After a long and fierce debate, in 1899 the new Church of San Biagio was opened: during its construction, many citizens of Maranello participated in the “brick brigade”.
In 1894, a year after the tramway began transporting the citizens of Maranello to Modena (nearly an hour away, in return for a 2 lire ticket), Maranello had picked a new provisional Committee. This time, for feasibility studies about building a new parish church. And the debate turned out much harsher than expected.
Since the days of the Calcagnini fief, the parish church of Maranello, dedicated to San Biagio, was behind the Castle. That old site, perched on a hill, had become peripheral and decentralised from the new town of Maranello. Over the centuries, in fact, the heart of the town had become the crossroads between the Roman Via Claudia and the Via Giardini, built in the 18th century. The location of the ancient church was seen by many as uncomfortable, out of the way, and difficult to reach on freezing winter days when ice and snow made travel difficult.
The landowners of Maranello applied to the Bishop of Modena in order to build the new church. The provost of Maranello, Don Gaetano Masinelli, defended the old church and proposed an expansion. Thus, a tug of war began between supporters and detractors of the new church, complicated by difficulties in finding the right location for a possible reconstruction. One of these – the Prandini field – was defined by Don Masinelli as so inadequate that it would be “better to leave people without a church than to have a church in such an inconvenient place.”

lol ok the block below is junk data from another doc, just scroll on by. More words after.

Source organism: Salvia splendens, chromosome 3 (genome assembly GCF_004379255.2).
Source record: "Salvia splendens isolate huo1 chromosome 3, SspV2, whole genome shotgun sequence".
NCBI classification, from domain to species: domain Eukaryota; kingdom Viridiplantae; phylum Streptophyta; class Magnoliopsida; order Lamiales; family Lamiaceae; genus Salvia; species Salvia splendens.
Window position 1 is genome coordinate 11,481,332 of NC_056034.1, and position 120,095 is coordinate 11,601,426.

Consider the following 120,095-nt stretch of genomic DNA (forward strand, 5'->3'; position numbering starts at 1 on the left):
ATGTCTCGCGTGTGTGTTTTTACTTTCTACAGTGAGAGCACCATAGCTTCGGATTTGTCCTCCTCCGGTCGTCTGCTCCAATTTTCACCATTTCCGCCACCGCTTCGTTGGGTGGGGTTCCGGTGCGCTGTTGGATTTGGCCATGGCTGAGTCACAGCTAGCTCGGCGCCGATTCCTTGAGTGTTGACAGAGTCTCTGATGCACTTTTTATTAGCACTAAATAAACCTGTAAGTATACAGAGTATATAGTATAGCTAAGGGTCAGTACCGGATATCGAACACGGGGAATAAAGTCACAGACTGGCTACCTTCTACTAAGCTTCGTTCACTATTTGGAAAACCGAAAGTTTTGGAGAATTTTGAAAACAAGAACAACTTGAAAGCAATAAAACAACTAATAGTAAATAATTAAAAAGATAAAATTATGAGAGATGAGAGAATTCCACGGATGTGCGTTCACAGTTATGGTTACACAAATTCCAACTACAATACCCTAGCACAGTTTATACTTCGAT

It was the final vote of the heads of Maranello families to settle the issue. Out of 182, only 12 expressed themselves against the new building. The new church of San Biagio was finally built, and the land approved by the Bishop of Modena was exactly the field that Don Masinelli had defined so harshly.
Work started in 1895 on the project of the architect and engineer Carlo Barbieri of Modena. The construction was so deeply approved by the community that many Maranellesi (citizens of Maranello) participated in the “brick brigade” from the Varini furnace to the square of the new San Biagio. The church was opened for worship in 1899, and the bell tower was inaugurated on 15 August 1913, with a festive ringing of its bells.
Silvano Soragni, “Maranello, dal Feudo Calcagnini… alla Scuderia Ferrari”, Artioli Editore, 2004.